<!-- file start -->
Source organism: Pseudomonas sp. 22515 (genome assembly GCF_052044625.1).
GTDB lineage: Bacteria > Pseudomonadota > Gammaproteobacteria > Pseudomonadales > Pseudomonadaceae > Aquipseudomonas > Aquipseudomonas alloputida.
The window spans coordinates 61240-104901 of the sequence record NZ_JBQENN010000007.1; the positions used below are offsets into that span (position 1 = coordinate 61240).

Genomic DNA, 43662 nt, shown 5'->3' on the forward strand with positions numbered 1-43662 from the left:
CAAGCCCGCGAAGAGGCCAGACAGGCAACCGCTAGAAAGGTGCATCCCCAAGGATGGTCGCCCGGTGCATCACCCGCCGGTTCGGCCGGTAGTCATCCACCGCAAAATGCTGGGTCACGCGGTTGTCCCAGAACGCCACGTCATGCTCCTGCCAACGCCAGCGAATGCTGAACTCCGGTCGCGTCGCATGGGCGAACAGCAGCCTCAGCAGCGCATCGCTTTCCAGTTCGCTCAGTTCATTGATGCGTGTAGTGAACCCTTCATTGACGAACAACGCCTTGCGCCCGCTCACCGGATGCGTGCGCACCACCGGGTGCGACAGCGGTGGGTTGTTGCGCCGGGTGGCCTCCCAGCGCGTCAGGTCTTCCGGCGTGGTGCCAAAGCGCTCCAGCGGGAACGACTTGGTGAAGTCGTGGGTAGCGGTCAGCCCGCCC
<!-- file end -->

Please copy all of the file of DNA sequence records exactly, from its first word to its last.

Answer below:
Source organism: Pseudomonas sp. 22515 (genome assembly GCF_052044625.1).
GTDB lineage: Bacteria > Pseudomonadota > Gammaproteobacteria > Pseudomonadales > Pseudomonadaceae > Aquipseudomonas > Aquipseudomonas alloputida.
The window spans coordinates 61240-104901 of the sequence record NZ_JBQENN010000007.1; the positions used below are offsets into that span (position 1 = coordinate 61240).

Genomic DNA, 43662 nt, shown 5'->3' on the forward strand with positions numbered 1-43662 from the left:
CAAGCCCGCGAAGAGGCCAGACAGGCAACCGCTAGAAAGGTGCATCCCCAAGGATGGTCGCCCGGTGCATCACCCGCCGGTTCGGCCGGTAGTCATCCACCGCAAAATGCTGGGTCACGCGGTTGTCCCAGAACGCCACGTCATGCTCCTGCCAACGCCAGCGAATGCTGAACTCCGGTCGCGTCGCATGGGCGAACAGCAGCCTCAGCAGCGCATCGCTTTCCAGTTCGCTCAGTTCATTGATGCGTGTAGTGAACCCTTCATTGACGAACAACGCCTTGCGCCCGCTCACCGGATGCGTGCGCACCACCGGGTGCGACAGCGGTGGGTTGTTGCGCCGGGTGGCCTCCCAGCGCGTCAGGTCTTCCGGCGTGGTGCCAAAGCGCTCCAGCGGGAACGACTTGGTGAAGTCGTGGGTAGCGGTCAGCCCGCCC